Nature Centers in Local Communities: Perceived Values, Support Factors, and Visitation Constraints
Browning, Matthew Herbert Emerson Mutel
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This dissertation examines three relationships between nature centers and their local communities. First, what are the values provided by local centers as perceived by community members? Second, what factors lead community members to support local centers? And third, what are the constraints to visiting local centers as perceived by community members? We surveyed random samples of community members living around 16 diverse nature centers across the United States and conducted quantitative and qualitative analyses to address these questions. Chapter one introduces the study and provides a literature review of theories and empirical research related to the research questions. Chapter two reports the results of an exploratory factor analysis on the level of importance communities assign to fourteen nature center services. The factor analysis revealed four underlying values: environmental connection, leisure provision, civic engagement, and community resilience. Chapter three tests sixteen hypothesized predictors of community support for nature centers. All these variables were significant, suggesting people volunteer at, donate to, or respond to threats at nature centers for a range of reasons. These include those related to supporting nature center missions (e.g. environmental connection significance and commitment to nature) but also other reasons such as friends' and family's perceptions of nature centers and assessments of the center staff members. Chapter four explores constraints that emerge during different stages of the decision-making process people go through when considering whether or not to visit a local nature center. The greatest constraints emerge in early stages (e.g. center awareness) and late stages (e.g. limited finances, transportation, and time) of decision-making. Chapter five discusses the study's implications to theory, including ecosystem service and educational leisure setting valuation, environmentally significant and charitable support behavior, and leisure constraints, as well as nature center practice. Centers that consider these implications might better serve their local communities and achieve their missions.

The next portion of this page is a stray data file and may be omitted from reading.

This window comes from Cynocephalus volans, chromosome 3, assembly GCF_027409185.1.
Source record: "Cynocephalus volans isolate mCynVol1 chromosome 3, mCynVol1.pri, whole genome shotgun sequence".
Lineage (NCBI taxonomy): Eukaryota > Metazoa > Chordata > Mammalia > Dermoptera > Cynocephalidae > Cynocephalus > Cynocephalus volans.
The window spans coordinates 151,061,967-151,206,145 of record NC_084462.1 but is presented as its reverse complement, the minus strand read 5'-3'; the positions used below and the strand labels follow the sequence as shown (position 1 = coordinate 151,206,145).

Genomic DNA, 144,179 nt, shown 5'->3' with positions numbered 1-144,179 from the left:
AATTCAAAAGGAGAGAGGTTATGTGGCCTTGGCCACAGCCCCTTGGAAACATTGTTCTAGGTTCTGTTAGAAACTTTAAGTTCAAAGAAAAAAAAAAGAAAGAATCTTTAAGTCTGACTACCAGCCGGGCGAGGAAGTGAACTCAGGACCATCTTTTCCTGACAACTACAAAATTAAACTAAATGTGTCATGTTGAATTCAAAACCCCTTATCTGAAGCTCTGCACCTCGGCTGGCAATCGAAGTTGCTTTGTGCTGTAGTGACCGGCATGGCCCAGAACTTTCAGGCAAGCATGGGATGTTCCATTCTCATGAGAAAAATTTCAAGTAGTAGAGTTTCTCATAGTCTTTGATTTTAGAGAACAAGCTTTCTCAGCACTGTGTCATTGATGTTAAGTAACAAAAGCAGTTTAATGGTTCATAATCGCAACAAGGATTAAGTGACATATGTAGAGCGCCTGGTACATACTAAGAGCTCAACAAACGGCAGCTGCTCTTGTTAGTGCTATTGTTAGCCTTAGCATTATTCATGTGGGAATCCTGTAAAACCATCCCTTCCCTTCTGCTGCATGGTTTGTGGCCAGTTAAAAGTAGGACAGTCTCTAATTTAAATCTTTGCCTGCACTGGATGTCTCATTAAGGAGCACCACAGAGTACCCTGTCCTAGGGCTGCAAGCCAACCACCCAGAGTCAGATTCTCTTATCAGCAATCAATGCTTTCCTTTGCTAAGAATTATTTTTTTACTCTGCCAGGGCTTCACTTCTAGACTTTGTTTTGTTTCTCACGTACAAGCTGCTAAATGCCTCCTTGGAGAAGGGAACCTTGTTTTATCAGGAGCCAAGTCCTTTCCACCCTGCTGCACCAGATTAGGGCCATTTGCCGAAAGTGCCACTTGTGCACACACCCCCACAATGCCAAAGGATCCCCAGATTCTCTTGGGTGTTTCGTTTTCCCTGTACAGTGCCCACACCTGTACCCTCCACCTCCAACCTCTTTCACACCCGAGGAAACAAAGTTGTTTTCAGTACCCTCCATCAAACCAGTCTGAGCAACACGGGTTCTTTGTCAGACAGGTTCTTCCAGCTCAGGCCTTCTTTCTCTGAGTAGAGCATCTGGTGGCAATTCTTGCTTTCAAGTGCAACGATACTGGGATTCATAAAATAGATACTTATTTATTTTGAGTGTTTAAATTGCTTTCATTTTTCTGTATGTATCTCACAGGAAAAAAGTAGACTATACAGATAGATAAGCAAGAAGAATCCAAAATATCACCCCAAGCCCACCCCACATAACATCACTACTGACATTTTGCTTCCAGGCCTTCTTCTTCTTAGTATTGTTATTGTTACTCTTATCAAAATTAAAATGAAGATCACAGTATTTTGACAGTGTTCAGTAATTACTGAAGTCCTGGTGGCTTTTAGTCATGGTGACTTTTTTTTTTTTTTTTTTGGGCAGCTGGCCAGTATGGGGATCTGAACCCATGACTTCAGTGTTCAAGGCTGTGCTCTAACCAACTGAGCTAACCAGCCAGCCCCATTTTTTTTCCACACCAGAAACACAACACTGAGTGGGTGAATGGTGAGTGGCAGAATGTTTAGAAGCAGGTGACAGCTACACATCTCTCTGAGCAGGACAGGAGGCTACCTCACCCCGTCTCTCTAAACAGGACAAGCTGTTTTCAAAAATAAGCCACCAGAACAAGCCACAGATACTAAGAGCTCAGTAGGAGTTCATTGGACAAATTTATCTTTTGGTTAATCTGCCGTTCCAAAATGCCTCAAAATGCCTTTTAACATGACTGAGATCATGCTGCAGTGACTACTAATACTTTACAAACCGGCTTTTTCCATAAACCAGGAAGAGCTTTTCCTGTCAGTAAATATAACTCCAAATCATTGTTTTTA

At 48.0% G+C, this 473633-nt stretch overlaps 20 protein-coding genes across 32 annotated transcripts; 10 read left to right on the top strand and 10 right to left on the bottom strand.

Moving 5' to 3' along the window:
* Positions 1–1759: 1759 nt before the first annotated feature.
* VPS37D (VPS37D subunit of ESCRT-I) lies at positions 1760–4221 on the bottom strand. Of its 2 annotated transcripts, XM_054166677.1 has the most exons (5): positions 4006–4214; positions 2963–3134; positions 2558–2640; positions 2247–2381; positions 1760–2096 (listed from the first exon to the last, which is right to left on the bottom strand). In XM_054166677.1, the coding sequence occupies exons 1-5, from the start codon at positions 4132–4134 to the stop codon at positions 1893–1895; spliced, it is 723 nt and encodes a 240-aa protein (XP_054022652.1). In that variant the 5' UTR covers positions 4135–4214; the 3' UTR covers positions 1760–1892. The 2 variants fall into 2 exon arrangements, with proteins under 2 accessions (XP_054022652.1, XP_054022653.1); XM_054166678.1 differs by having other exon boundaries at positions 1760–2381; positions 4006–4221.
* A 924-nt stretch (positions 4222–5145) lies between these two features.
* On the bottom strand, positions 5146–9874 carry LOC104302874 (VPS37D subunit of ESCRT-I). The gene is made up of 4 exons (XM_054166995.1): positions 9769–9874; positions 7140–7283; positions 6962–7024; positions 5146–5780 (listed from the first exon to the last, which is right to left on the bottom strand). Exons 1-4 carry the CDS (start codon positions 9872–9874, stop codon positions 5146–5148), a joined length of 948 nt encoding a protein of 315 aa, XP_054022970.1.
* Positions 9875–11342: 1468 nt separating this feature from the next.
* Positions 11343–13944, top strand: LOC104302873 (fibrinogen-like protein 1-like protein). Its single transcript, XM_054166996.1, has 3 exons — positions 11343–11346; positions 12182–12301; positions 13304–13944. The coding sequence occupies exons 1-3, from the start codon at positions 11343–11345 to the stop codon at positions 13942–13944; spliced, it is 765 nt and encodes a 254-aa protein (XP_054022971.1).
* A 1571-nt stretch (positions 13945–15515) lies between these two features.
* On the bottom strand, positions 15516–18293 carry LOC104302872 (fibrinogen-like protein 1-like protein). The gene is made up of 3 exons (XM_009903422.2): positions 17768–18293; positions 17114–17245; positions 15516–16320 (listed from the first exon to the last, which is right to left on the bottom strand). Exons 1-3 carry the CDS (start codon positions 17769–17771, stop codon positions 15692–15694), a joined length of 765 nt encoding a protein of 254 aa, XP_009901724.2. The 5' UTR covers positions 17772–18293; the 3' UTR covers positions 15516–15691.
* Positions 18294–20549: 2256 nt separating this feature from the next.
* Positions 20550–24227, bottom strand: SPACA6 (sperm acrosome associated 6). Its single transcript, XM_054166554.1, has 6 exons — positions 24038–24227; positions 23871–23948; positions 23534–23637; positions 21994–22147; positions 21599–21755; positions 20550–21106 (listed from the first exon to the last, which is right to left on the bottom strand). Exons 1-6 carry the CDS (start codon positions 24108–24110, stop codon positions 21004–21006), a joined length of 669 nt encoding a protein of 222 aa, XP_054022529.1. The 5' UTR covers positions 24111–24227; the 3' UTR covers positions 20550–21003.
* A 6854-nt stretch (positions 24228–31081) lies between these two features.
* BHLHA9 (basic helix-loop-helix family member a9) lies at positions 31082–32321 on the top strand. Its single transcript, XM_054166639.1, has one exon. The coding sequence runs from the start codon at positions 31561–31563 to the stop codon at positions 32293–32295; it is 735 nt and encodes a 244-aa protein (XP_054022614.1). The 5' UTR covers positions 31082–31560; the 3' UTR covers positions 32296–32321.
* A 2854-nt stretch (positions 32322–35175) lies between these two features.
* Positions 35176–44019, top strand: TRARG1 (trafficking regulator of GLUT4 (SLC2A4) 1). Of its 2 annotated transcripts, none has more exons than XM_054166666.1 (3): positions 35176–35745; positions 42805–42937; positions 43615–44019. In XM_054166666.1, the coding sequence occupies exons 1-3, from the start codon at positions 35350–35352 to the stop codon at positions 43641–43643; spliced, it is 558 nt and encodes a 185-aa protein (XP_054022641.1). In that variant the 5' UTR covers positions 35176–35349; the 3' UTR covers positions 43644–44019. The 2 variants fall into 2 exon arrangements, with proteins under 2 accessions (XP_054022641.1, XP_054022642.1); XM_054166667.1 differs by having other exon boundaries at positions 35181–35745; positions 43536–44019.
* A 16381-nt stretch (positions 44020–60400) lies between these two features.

- Doctoral Dissertations